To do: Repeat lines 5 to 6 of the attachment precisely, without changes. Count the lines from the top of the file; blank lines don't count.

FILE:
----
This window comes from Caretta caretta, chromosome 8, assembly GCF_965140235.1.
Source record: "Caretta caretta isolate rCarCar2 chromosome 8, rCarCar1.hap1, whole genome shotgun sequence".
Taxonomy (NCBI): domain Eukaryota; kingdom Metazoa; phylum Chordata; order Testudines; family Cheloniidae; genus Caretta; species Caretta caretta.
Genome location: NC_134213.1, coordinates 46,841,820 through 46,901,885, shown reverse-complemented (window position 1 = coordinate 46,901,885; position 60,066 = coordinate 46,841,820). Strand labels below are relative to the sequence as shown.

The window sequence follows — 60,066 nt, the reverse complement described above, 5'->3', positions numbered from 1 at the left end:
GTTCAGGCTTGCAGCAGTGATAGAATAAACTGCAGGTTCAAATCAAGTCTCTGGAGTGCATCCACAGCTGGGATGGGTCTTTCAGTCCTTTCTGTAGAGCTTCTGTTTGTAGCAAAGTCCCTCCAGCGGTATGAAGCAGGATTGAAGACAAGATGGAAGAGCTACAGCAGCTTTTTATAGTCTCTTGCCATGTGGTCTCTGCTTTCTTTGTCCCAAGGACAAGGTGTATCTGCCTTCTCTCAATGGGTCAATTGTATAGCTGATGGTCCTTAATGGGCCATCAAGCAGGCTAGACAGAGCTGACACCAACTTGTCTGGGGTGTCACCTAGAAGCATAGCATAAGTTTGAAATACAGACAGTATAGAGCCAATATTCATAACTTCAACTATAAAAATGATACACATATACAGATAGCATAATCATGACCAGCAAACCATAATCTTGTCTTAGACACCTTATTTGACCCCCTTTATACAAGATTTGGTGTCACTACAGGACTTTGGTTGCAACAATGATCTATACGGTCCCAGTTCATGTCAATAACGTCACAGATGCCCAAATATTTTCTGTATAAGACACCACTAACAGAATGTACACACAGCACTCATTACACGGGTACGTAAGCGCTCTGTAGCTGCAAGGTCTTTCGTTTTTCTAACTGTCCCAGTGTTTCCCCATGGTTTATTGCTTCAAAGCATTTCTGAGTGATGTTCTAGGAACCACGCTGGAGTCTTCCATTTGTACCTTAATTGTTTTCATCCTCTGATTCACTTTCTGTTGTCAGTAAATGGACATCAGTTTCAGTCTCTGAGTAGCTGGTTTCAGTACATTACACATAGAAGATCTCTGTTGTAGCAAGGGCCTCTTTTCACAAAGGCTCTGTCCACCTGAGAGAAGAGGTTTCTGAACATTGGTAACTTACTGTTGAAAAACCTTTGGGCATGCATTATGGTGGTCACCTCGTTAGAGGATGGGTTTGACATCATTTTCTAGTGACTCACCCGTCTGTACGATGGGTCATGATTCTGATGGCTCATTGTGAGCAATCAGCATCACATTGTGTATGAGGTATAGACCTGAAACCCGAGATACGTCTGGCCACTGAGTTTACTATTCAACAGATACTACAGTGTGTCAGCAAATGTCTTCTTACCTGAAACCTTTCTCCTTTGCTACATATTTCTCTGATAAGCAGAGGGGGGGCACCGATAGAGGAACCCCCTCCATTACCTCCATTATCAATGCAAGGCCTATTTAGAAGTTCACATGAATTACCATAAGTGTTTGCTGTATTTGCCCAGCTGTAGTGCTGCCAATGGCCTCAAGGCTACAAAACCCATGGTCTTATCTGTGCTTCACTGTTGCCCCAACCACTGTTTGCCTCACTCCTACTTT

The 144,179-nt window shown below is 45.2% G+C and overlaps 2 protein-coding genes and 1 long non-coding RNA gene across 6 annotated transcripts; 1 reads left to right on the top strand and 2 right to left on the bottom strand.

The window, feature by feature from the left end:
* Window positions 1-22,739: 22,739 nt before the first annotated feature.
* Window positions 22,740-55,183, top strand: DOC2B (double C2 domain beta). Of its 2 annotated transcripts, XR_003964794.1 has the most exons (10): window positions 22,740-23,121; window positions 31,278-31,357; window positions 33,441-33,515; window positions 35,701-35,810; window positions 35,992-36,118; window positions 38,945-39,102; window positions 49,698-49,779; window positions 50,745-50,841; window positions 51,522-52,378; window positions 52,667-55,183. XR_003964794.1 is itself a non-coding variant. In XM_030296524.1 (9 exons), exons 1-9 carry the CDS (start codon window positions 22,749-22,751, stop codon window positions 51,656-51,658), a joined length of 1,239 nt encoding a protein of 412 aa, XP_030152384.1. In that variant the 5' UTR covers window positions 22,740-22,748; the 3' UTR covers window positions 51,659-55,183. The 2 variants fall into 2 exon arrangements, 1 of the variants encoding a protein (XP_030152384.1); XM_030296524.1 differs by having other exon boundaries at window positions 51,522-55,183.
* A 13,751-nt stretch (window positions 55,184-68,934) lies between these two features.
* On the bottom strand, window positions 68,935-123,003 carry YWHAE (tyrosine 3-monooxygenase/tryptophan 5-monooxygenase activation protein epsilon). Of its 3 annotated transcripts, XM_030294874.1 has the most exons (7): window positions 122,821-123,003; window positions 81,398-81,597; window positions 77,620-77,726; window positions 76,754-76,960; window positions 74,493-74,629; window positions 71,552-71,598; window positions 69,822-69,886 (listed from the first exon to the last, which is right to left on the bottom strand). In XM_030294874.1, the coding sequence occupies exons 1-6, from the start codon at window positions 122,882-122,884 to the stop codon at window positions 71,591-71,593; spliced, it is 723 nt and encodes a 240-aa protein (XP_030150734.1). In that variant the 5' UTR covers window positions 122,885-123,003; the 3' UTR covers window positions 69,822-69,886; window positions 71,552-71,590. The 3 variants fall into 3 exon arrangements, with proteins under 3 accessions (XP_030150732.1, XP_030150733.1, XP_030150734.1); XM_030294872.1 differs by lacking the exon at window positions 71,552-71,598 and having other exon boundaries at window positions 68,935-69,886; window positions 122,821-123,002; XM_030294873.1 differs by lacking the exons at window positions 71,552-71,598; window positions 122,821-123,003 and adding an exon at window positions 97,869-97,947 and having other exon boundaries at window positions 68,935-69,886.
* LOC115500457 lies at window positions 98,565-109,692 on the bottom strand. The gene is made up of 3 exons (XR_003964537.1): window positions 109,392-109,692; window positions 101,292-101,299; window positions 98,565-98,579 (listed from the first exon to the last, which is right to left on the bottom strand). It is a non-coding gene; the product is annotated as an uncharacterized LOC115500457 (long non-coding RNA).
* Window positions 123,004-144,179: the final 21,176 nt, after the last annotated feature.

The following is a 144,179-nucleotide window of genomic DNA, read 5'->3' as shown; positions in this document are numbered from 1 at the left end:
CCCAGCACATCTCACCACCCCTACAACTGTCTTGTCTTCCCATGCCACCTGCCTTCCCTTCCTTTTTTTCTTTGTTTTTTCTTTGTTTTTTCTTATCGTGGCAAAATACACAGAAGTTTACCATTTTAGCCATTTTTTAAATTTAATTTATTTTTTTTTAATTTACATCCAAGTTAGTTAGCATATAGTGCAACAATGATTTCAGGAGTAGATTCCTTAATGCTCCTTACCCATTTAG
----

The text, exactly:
The window sequence follows — 60,066 nt, the reverse complement described above, 5'->3', positions numbered from 1 at the left end:
GTTCAGGCTTGCAGCAGTGATAGAATAAACTGCAGGTTCAAATCAAGTCTCTGGAGTGCATCCACAGCTGGGATGGGTCTTTCAGTCCTTTCTGTAGAGCTTCTGTTTGTAGCAAAGTCCCTCCAGCGGTATGAAGCAGGATTGAAGACAAGATGGAAGAGCTACAGCAGCTTTTTATAGTCTCTTGCCATGTGGTCTCTGCTTTCTTTGTCCCAAGGACAAGGTGTATCTGCCTTCTCTCAATGGGTCAATTGTATAGCTGATGGTCCTTAATGGGCCATCAAGCAGGCTAGACAGAGCTGACACCAACTTGTCTGGGGTGTCACCTAGAAGCATAGCATAAGTTTGAAATACAGACAGTATAGAGCCAATATTCATAACTTCAACTATAAAAATGATACACATATACAGATAGCATAATCATGACCAGCAAACCATAATCTTGTCTTAGACACCTTATTTGACCCCCTTTATACAAGATTTGGTGTCACTACAGGACTTTGGTTGCAACAATGATCTATACGGTCCCAGTTCATGTCAATAACGTCACAGATGCCCAAATATTTTCTGTATAAGACACCACTAACAGAATGTACACACAGCACTCATTACACGGGTACGTAAGCGCTCTGTAGCTGCAAGGTCTTTCGTTTTTCTAACTGTCCCAGTGTTTCCCCATGGTTTATTGCTTCAAAGCATTTCTGAGTGATGTTCTAGGAACCACGCTGGAGTCTTCCATTTGTACCTTAATTGTTTTCATCCTCTGATTCACTTTCTGTTGTCAGTAAATGGACATCAGTTTCAGTCTCTGAGTAGCTGGTTTCAGTACATTACACATAGAAGATCTCTGTTGTAGCAAGGGCCTCTTTTCACAAAGGCTCTGTCCACCTGAGAGAAGAGGTTTCTGAACATTGGTAACTTACTGTTGAAAAACCTTTGGGCATGCATTATGGTGGTCACCTCGTTAGAGGATGGGTTTGACATCATTTTCTAGTGACTCACCCGTCTGTACGATGGGTCATGATTCTGATGGCTCATTGTGAGCAATCAGCATCACATTGTGTATGAGGTATAGACCTGAAACCCGAGATACGTCTGGCCACTGAGTTTACTATTCAACAGATACTACAGTGTGTCAGCAAATGTCTTCTTACCTGAAACCTTTCTCCTTTGCTACATATTTCTCTGATAAGCAGAGGGGGGGCACCGATAGAGGAACCCCCTCCATTACCTCCATTATCAATGCAAGGCCTATTTAGAAGTTCACATGAATTACCATAAGTGTTTGCTGTATTTGCCCAGCTGTAGTGCTGCCAATGGCCTCAAGGCTACAAAACCCATGGTCTTATCTGTGCTTCACTGTTGCCCCAACCACTGTTTGCCTCACTCCTACTTT